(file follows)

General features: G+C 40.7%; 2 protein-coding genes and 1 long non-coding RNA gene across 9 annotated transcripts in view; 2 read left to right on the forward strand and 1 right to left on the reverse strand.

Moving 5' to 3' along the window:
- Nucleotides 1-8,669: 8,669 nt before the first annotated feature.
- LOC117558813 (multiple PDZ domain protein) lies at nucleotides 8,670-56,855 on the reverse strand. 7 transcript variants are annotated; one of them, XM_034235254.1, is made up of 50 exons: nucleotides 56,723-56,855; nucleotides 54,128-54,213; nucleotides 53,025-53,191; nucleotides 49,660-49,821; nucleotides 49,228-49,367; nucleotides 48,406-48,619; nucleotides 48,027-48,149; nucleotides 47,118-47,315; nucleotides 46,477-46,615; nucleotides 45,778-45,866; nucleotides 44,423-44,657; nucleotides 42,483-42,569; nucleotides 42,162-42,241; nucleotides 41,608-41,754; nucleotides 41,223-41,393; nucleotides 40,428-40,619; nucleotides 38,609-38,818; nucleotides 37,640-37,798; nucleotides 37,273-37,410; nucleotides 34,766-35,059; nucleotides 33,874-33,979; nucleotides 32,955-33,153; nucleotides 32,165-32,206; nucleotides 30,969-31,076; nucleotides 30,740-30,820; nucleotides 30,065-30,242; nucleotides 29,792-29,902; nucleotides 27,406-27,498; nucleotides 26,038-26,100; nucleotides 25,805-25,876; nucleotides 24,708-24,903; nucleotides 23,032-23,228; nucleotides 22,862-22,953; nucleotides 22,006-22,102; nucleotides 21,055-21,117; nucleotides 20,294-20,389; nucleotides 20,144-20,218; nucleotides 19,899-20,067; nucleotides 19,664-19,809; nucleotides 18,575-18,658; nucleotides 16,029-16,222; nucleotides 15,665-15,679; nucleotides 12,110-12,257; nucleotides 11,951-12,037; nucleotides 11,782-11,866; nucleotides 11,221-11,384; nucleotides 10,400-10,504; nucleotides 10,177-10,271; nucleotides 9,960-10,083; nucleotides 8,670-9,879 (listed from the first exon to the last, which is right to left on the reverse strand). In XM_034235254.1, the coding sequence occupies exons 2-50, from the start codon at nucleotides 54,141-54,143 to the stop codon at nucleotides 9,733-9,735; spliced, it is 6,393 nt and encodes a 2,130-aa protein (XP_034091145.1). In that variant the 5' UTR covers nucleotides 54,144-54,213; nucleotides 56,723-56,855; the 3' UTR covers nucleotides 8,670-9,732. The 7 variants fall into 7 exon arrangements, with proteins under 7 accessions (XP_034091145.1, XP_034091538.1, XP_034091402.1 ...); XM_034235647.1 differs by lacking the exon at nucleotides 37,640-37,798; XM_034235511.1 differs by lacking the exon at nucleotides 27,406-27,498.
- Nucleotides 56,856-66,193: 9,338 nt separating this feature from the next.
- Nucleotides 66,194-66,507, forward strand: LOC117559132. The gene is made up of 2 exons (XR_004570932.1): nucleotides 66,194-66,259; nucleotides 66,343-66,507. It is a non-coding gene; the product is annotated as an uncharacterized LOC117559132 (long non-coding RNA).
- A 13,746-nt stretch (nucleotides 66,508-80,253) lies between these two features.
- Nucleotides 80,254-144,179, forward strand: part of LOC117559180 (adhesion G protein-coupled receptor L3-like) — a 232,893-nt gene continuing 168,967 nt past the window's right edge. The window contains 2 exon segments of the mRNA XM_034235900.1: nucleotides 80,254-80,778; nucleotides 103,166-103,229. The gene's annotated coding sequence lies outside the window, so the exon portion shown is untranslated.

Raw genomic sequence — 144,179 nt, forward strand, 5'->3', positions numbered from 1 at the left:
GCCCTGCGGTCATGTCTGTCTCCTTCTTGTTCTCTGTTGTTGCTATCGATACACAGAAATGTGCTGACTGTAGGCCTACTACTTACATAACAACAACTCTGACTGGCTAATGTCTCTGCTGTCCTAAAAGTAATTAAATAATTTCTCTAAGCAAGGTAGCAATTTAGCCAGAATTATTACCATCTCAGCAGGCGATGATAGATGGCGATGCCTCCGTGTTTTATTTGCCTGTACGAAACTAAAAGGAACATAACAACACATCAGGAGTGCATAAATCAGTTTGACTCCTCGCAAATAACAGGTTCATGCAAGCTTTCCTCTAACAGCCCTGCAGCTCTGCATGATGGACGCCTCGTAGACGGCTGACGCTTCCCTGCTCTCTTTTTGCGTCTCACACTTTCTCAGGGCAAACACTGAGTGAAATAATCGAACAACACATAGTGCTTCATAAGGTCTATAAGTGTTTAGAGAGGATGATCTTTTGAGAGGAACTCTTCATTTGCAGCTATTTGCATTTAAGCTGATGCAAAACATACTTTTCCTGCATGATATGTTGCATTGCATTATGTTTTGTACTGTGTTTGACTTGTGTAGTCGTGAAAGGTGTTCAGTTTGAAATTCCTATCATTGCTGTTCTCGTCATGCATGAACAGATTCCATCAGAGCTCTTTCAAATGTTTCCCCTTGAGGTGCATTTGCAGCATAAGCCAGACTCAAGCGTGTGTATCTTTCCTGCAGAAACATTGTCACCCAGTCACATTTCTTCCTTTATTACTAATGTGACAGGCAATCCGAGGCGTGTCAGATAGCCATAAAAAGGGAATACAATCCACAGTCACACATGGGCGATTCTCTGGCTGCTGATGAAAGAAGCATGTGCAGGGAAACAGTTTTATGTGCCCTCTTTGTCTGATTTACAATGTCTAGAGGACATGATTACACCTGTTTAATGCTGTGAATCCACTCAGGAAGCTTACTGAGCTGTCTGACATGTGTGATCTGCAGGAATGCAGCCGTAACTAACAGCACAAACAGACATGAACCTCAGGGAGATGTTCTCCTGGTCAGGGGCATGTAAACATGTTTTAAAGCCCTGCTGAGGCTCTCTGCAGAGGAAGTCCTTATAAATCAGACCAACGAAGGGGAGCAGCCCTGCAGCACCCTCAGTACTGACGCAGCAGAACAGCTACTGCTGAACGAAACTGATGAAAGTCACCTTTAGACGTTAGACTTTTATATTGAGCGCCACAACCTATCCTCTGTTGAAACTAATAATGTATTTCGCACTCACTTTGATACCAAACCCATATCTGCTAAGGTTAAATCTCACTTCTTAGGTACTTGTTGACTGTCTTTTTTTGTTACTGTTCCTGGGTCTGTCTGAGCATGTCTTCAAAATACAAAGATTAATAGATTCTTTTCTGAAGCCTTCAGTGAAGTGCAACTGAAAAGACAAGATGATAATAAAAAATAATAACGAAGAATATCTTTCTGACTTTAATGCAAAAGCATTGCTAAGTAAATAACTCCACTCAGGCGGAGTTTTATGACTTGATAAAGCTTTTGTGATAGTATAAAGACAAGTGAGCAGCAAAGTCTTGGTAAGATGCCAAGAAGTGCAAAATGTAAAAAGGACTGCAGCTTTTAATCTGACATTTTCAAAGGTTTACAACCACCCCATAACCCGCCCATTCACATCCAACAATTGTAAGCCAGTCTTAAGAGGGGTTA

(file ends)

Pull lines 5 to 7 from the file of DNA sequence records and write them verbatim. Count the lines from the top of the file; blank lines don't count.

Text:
- Nucleotides 56,856-66,193: 9,338 nt separating this feature from the next.
- Nucleotides 66,194-66,507, forward strand: LOC117559132. The gene is made up of 2 exons (XR_004570932.1): nucleotides 66,194-66,259; nucleotides 66,343-66,507. It is a non-coding gene; the product is annotated as an uncharacterized LOC117559132 (long non-coding RNA).
- A 13,746-nt stretch (nucleotides 66,508-80,253) lies between these two features.